The State of Hawai'i has over 90 water bodies that are considered "impaired" under State and Federal standards.
Your support enables us to actively improve water quality.
Ola i ka wai - Water Is Life.
The first Waterkeeper project in Hawai‘i was the restoration of native oysters. Oysters are known for their ability to improve water quality and clarity by removing pollutants including sediment, bacteria, heavy metals, PCBs, oil, microplastics and nutrients from the water column. Oysters also remove carbon from the water and use it to build their shells, underscoring their importance in our changing climate and marine environment.
Over 15,000 native oysters (Dendostrea sandvichensis) produced at the Pacific Aquaculture & Coastal Resources Center at the University of Hawai‘i at Hilo have been restored to Joint Base Pearl Harbor-Hickam, the Marine Corps Base at Kane‘ohe Bay, the Hawai'i Yacht Club and the Waikiki Yacht Club in the Ala Wai Harbor, and Honolulu Community College's Marine Education & Training Center at Sand Island. Native oysters have also been restored to Hilo Bay on Hawai'i Island and Nomilu Fishpond on Kaua'i.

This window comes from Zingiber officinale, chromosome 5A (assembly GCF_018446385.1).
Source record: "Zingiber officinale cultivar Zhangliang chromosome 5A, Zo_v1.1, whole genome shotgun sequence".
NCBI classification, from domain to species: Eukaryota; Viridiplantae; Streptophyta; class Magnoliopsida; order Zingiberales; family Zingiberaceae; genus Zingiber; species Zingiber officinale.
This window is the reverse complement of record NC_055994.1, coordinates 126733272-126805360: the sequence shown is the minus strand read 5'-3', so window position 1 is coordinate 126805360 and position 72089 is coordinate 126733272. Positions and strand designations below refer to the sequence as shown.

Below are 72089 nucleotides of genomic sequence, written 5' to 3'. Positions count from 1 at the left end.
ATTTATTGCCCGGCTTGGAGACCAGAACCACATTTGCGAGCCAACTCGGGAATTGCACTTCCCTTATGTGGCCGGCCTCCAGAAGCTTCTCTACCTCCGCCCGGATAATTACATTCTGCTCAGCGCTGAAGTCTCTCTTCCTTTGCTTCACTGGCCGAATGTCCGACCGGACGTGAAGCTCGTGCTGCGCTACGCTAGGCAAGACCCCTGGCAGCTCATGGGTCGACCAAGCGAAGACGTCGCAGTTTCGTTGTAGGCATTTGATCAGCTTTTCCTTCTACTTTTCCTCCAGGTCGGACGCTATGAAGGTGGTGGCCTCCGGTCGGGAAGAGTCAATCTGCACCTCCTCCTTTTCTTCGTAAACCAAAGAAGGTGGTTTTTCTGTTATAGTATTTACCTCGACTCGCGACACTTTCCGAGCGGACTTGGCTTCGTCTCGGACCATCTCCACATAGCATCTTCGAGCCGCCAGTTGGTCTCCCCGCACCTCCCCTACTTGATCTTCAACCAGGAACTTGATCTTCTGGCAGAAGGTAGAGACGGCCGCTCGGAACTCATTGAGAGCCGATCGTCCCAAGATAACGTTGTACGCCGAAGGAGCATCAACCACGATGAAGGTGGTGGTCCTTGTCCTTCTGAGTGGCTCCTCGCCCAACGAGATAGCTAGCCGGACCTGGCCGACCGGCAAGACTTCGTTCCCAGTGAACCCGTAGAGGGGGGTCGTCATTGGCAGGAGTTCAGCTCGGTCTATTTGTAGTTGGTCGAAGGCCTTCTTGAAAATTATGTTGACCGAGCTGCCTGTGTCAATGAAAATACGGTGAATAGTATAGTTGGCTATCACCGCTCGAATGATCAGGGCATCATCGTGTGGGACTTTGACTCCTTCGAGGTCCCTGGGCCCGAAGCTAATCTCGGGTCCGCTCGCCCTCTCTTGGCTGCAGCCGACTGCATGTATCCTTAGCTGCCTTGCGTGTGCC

One year into the restoration, the oysters have inspired land-based efforts by Waterkeepers, including cleanup events, educational presentations, storm drain stenciling projects, microplastics research, and monitoring for wastewater indicators using sucralose and optical brighteners. All of the efforts are aimed at addressing and reducing land-based sources of pollution before they arrive in our nearshore waters.
The restoration project is modeled after similar efforts involving oysters for bioremediation. Restoration projects in Hawai'i are made possible with support from private donors including Douglas Emmett, the Chee Family Foundation, the Sangham Foundation, the Van Konynenburg Foundation, the Dreiseszun Family Foundation, and the Omidyar 'Ohana Fund at the Hawai'i Community Foundation.
Learn more about our native oyster restoration and local water quality challenges.
There's much to see on our website and on social media. Please take your time, look around, and learn about the ways we all impact water quality. Mahalo!
Copyright © 2020 Waiwai Ola Waterkeepers Hawaiian Islands - All Rights Reserved.
Artwork by Solomon Enos.
Photo Credits: Waterkeeper Alliance photos: John Wathen; Oysters photos - Example of Black-lip Pearl Oysters Growing on Lines: Photo by Arthur Read, Smaller Native Hawaiian Oysters: Photo by Dr. Maria Haws; Painting of Queen Lili'uokalani from Ali'i Place: Photo by Rhiannon Chandler-'Iao